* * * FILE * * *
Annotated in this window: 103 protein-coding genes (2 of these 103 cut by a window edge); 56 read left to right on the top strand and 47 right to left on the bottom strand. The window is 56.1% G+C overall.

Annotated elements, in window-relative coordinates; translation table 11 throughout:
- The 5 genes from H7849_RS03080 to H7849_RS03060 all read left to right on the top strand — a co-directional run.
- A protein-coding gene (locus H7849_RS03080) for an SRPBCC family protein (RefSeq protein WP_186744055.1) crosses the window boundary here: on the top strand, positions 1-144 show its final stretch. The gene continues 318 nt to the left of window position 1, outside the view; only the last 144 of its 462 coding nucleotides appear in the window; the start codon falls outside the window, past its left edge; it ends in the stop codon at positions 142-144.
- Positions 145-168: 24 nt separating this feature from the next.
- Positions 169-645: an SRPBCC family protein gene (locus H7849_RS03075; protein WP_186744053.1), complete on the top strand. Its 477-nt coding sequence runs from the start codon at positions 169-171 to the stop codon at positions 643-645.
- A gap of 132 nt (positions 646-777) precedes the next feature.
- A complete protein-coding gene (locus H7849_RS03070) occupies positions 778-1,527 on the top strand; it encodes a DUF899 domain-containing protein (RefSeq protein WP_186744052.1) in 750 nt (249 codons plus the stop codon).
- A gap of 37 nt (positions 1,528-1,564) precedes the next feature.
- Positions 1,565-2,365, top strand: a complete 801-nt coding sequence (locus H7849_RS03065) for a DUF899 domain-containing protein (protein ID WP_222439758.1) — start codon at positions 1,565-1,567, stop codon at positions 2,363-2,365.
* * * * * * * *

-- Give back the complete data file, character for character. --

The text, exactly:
Annotated in this window: 103 protein-coding genes (2 of these 103 cut by a window edge); 56 read left to right on the top strand and 47 right to left on the bottom strand. The window is 56.1% G+C overall.

Annotated elements, in window-relative coordinates; translation table 11 throughout:
- The 5 genes from H7849_RS03080 to H7849_RS03060 all read left to right on the top strand — a co-directional run.
- A protein-coding gene (locus H7849_RS03080) for an SRPBCC family protein (RefSeq protein WP_186744055.1) crosses the window boundary here: on the top strand, positions 1-144 show its final stretch. The gene continues 318 nt to the left of window position 1, outside the view; only the last 144 of its 462 coding nucleotides appear in the window; the start codon falls outside the window, past its left edge; it ends in the stop codon at positions 142-144.
- Positions 145-168: 24 nt separating this feature from the next.
- Positions 169-645: an SRPBCC family protein gene (locus H7849_RS03075; protein WP_186744053.1), complete on the top strand. Its 477-nt coding sequence runs from the start codon at positions 169-171 to the stop codon at positions 643-645.
- A gap of 132 nt (positions 646-777) precedes the next feature.
- A complete protein-coding gene (locus H7849_RS03070) occupies positions 778-1,527 on the top strand; it encodes a DUF899 domain-containing protein (RefSeq protein WP_186744052.1) in 750 nt (249 codons plus the stop codon).
- A gap of 37 nt (positions 1,528-1,564) precedes the next feature.
- Positions 1,565-2,365, top strand: a complete 801-nt coding sequence (locus H7849_RS03065) for a DUF899 domain-containing protein (protein ID WP_222439758.1) — start codon at positions 1,565-1,567, stop codon at positions 2,363-2,365.